After spending about 6 hours at the bar, we met up for dinner with my old high school running buddy at this cute little pizza shop. Luckily the pizza was good, because we found out they took pasta off they’re menu. I was not a happy camper 😦

Laying in bed, my mind was all over the place. I don’t know Columbus that well, I wasn’t even sure how to get to the start of the race, or even where good parking garages would be. I wasn’t familiar with any of the race course, so I had no idea what to expect for the course. I had trouble sleeping because I was so worried about getting lost, but I could have easily overslept had I really wanted to. I was still really unsure as I was getting ready in the morning. I was so excited that a number of friends would be running their first half/full marathon. But my excitement quickly diminished for my own race. My stomach was a mess and I was undecided on long sleeve or short sleeve all morning. Stresses I didn’t need.

On my way to drop off my bag, I found Sarah, a friend from high school who was running her first. She was so excited and nervous, everything I had felt 5 months before, getting ready for Cleveland. I wished her good luck and was about ready to start. I barely fit on the street, but started to get excited as the fireworks went off and the race began.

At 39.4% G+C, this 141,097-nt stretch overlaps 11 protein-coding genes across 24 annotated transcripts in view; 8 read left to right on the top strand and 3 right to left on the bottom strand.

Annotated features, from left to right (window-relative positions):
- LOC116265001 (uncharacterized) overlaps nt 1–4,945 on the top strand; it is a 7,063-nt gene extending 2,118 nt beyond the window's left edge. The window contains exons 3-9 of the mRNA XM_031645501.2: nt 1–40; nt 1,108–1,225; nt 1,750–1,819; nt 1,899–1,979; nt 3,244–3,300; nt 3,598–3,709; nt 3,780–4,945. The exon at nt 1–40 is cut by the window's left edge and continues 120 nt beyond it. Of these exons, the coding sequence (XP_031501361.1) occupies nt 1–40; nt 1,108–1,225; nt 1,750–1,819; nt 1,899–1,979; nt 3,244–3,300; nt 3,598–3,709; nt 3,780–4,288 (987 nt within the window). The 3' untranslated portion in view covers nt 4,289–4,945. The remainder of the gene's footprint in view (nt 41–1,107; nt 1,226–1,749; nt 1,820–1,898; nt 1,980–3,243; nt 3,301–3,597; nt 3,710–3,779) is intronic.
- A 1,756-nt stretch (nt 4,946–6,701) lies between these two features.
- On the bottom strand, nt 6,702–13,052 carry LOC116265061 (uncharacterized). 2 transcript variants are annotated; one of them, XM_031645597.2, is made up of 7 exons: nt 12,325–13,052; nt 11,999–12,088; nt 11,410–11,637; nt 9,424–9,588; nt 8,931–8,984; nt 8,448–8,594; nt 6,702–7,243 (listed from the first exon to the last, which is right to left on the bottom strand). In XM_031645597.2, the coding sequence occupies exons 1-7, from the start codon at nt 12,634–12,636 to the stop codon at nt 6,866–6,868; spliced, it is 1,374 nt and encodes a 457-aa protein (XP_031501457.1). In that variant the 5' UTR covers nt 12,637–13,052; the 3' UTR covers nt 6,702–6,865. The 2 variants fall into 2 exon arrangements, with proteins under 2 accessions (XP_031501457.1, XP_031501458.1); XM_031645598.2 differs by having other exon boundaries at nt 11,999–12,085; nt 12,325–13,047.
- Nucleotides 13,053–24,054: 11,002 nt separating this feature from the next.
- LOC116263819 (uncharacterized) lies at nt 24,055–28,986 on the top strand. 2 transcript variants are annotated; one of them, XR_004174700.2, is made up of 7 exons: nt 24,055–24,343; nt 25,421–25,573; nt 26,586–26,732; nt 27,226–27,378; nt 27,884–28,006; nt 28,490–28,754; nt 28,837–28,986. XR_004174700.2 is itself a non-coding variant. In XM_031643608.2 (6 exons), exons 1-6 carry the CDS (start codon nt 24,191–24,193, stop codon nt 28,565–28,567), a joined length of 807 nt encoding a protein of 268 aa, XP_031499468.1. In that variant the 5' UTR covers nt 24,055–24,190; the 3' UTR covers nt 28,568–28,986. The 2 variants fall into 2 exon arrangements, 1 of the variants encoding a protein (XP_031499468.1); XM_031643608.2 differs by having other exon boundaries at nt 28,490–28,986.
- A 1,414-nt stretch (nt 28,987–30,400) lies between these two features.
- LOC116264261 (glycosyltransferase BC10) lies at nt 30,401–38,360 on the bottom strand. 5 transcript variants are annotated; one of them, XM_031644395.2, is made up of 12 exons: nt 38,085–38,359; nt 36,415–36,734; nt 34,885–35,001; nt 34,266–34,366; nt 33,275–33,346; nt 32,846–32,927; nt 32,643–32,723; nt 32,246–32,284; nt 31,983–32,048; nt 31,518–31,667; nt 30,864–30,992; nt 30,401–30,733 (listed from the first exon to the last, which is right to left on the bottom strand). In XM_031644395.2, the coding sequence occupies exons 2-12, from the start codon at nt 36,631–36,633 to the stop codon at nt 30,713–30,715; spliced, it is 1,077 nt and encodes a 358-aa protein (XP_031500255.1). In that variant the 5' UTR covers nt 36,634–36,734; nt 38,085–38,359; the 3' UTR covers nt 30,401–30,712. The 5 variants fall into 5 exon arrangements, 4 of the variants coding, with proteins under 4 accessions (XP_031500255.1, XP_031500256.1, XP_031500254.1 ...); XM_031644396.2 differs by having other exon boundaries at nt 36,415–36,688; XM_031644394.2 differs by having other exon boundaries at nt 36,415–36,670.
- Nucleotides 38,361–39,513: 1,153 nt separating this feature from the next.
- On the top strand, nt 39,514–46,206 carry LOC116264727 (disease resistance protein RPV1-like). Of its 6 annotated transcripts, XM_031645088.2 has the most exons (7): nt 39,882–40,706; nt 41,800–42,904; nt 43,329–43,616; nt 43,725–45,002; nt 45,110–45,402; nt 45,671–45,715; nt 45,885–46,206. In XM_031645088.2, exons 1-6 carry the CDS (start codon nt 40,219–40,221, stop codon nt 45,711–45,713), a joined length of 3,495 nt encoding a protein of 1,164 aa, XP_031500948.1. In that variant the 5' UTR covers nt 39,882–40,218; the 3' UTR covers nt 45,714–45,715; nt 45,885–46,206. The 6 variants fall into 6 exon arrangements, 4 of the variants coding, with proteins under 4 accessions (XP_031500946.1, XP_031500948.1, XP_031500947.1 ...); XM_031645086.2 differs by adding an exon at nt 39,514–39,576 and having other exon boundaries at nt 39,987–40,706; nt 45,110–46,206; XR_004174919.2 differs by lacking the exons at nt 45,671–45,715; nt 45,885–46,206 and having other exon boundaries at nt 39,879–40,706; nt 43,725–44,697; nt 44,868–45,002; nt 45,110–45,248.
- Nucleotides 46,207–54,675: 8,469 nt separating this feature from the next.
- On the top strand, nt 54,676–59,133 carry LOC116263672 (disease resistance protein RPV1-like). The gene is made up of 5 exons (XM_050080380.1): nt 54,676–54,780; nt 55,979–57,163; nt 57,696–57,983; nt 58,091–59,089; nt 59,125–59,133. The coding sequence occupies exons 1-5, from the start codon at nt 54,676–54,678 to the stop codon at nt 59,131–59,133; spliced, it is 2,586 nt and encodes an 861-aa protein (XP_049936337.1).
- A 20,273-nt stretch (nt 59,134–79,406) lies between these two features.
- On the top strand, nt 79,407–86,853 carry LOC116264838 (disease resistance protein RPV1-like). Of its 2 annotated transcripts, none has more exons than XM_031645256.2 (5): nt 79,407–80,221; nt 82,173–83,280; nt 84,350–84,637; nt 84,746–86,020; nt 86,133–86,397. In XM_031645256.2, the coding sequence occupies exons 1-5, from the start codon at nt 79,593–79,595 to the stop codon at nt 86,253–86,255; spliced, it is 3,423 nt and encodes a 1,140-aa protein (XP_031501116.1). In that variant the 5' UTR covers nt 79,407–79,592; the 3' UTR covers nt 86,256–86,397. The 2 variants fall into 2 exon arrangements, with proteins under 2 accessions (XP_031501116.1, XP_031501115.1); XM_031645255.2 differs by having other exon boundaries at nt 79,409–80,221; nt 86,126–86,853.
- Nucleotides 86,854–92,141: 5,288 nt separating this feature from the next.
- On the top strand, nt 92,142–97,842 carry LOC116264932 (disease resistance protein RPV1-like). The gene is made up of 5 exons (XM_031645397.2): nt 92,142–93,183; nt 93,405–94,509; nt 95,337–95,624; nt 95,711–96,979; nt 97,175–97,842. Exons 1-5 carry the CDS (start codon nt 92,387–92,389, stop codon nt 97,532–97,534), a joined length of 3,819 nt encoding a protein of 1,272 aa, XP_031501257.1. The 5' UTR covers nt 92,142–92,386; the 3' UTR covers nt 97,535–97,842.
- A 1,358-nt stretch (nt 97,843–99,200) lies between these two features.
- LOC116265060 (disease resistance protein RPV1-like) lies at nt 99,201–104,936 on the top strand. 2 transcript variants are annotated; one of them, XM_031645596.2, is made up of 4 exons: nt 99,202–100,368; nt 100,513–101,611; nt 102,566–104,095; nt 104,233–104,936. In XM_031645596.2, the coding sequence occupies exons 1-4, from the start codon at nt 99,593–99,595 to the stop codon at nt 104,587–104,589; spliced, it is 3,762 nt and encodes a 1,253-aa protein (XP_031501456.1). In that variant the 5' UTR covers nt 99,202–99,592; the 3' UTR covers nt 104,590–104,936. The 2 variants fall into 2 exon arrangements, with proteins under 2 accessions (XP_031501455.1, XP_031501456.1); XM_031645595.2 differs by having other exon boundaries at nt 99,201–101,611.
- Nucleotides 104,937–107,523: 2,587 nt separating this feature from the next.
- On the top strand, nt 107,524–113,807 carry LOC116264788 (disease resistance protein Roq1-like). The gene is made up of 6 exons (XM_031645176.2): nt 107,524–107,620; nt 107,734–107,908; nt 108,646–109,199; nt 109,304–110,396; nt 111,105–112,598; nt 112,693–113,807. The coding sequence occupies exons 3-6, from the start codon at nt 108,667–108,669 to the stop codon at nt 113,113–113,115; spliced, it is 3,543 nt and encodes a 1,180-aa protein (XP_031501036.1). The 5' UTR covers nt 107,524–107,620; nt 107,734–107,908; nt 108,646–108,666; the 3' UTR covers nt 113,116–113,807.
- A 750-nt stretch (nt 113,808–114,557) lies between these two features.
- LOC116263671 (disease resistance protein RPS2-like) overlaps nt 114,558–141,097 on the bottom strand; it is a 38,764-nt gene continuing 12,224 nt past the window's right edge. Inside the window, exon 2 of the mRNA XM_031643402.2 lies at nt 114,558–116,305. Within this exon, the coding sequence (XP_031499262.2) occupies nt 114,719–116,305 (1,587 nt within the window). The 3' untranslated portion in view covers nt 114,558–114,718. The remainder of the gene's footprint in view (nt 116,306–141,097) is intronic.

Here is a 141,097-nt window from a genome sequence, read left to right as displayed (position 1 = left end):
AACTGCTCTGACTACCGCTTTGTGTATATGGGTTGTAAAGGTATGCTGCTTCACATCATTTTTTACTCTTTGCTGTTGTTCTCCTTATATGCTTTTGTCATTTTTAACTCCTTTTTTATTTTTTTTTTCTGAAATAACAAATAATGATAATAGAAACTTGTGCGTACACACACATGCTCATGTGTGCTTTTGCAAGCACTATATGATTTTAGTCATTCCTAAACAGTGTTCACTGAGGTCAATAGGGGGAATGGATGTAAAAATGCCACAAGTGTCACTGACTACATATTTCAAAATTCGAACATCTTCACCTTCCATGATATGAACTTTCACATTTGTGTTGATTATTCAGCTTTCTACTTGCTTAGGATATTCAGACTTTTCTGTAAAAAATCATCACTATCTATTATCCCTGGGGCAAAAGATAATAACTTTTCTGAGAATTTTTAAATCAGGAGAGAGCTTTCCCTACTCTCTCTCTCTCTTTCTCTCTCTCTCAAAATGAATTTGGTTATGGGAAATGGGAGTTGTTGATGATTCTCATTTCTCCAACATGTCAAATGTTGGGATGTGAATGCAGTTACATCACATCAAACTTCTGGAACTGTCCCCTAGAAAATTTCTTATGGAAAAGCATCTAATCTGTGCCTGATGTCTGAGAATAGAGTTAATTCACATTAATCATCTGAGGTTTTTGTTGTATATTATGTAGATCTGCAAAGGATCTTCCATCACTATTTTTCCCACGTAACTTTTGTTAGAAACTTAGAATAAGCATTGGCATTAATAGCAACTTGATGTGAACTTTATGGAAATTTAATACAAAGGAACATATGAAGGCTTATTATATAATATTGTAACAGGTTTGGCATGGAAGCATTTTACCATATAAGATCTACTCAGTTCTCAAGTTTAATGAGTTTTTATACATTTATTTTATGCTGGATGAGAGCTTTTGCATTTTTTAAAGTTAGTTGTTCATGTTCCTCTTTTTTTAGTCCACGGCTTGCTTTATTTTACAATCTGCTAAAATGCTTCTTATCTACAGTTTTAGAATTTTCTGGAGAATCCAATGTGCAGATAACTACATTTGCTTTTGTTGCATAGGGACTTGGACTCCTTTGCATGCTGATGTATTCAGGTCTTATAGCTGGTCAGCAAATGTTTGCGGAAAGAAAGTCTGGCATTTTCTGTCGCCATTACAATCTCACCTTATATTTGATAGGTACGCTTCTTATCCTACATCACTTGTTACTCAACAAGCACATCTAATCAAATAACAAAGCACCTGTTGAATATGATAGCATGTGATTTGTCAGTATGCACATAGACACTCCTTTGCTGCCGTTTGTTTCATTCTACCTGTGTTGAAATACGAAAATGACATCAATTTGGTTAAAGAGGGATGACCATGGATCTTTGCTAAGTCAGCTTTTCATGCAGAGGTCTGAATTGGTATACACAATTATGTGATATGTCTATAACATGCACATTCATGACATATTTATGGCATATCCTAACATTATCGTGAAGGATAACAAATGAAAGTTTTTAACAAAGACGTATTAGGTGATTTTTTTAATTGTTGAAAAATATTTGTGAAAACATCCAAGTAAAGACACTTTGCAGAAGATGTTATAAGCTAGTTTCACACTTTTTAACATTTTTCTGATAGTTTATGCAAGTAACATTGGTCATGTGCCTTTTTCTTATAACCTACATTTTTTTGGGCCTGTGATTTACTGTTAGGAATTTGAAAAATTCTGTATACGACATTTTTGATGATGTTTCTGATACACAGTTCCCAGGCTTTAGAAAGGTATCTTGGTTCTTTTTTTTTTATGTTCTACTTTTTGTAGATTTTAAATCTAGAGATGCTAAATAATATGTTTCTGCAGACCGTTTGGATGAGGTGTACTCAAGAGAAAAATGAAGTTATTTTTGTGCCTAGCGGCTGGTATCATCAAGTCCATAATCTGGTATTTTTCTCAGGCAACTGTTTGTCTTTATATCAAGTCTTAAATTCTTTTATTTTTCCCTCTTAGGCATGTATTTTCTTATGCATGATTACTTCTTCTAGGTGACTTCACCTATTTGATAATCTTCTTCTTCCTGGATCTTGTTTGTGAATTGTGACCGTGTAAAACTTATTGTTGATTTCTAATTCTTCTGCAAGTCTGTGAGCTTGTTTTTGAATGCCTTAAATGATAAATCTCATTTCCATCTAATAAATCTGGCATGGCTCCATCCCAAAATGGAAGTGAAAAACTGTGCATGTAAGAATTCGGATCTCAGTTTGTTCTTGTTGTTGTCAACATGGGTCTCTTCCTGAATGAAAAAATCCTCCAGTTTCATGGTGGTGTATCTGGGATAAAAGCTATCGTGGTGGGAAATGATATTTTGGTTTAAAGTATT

Within the first half mile, I was already regretting running. I was thinking of ways I could get out of the race, trying to convince myself it wouldn’t be my day. Right as I wanted to turn off I felt an arm around me. Who is hugging me in the middle of the race? It was my aunt! We ran together for a few minutes, got my mind off everything and she sped up to do her own race.

The miles went on and soon I decided I needed to take a bathroom break. Waited in line for 2-3 minutes, then I was back on the road. My stomach was in bad shape and I could feel my legs slowly deteriating. The only thing getting me through was knowing I’d be a fanatic at the end. I was still keeping my normal 10:00 minute pace, but there was no way I’d be able to negative split on any miles. By mile 7 I was growing thin, my stomach was growling, cramping and on the verge of losing the Cliff bar I had in my stomach. This was about the time that the volunteers were handing out some sort of energy gel. I grabbed one. I figured nothing else could go wrong, so I might as well try one. Thinking in the bad of my mind, never try something new on race day, I figured it was worth a short, anything to help me through the race.